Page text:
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How to Identify Your Tapes

By Shelby Burr

Looking to revive your home movies, but you’re not sure what kind of analog tapes you’re dealing with? Let’s walk through different analog tapes, how you can tell the difference and what can be digitized at KODAK Digitizing Box. 


VHS is the most common tape that we can all recognize. It’s black, about 7.4 inches long, by 4 inches wide, and 1 inch in depth. The VHS tape was the most commonly used tape for recording your favorite tv shows, watching movies, and catching your football game on the television since you had to be at your cousins wedding shower. 


Although the name sounds very similar to VHS, there is a difference between VHS and VHS-C! The VHS-C is smaller in stature compared to the VHS. 3.5 inches long, 2 ¼ inches width, and ¾ inches in depth!


The mini-DV lives up to its name! It is small in stature. The cassette tape measures 2.6 inches long, 1.9 inches thick and only 0.5 inches in depth! Note that this is not a “cassette tape” as in audio. It is still a video tape, just smaller and considered a “cassette” due to its size. 

Hi8 and Digital 8

Both the Hi8 and Digital 8 are similar in size and do look a lot alike! They are both 8mm in width, which is why they keep the “8” in their name. One clear way to distinguish the difference between Hi8 and Digital 8 is that it will say the title of the tape on the front. 


The MicroMV is the smallest videotape format - 70% smaller than the MiniDV! Fun fact: it’s about the size of two US quarter coins. What?! It’s even smaller than the Hi8 and Digital 8 tapes!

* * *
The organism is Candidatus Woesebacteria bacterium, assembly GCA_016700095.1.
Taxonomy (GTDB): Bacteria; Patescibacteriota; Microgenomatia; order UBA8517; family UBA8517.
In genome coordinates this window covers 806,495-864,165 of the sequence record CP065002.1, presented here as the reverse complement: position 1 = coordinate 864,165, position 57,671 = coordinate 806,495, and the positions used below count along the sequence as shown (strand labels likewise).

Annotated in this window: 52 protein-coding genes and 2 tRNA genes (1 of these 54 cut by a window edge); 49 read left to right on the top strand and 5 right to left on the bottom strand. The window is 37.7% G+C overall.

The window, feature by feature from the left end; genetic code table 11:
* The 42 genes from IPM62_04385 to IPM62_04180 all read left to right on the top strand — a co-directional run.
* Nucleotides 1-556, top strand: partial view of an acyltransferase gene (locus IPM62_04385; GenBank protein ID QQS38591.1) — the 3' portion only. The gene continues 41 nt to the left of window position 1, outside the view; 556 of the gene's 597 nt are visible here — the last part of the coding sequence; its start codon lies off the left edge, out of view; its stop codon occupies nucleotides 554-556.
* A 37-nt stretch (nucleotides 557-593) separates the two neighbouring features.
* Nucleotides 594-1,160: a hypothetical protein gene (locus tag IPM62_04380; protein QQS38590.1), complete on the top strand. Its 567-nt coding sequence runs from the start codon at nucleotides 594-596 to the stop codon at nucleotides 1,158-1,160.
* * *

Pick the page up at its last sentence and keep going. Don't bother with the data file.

This tape was released in 1975 and has been a long running fan favorite - even before the VHS tape was invented! The Betamax tape is 15.6 cm long, 9.6 cm wide, and 2.5 cm in depth! It looks somewhat similar to the VHS tape, however, it has one large circular tape in the front that is visible. The VHS has two white cogs that are visible. 


These are two separate tape formats that are indistinguishable from the outside of the tape. Both NTSC and PAL tapes look similar to VHS and can be played on the VCR. The encoding system is typically transcribed into the plastic cassette, that is one true way to tell if you have PAL or NTSC. PAL stands for “Phase Alternating Line” and “NTSC” stands for “National Television Standards Committee.” Again, VCRs were built to be compatible with NTSC formats, Although PAL can sometimes play on a VCR, the image will be distorted, especially the color...which may completely disappear when you try to play in on a VCR.


No matter what kind of tape you are working with, there are ways to tell by the physical appearance. Your memories are special and they are built and stored on some pretty important pieces of plastic. But think about that...your memories are stored on PLASTIC. It’s not indestructible and time will eventually eat away at your family memories. Make sure you get them digitized with KODAK Digitizing Box! Your memories will be safe and ready to be relived again and again. Plus, you can easily share your memories with friends and family.  

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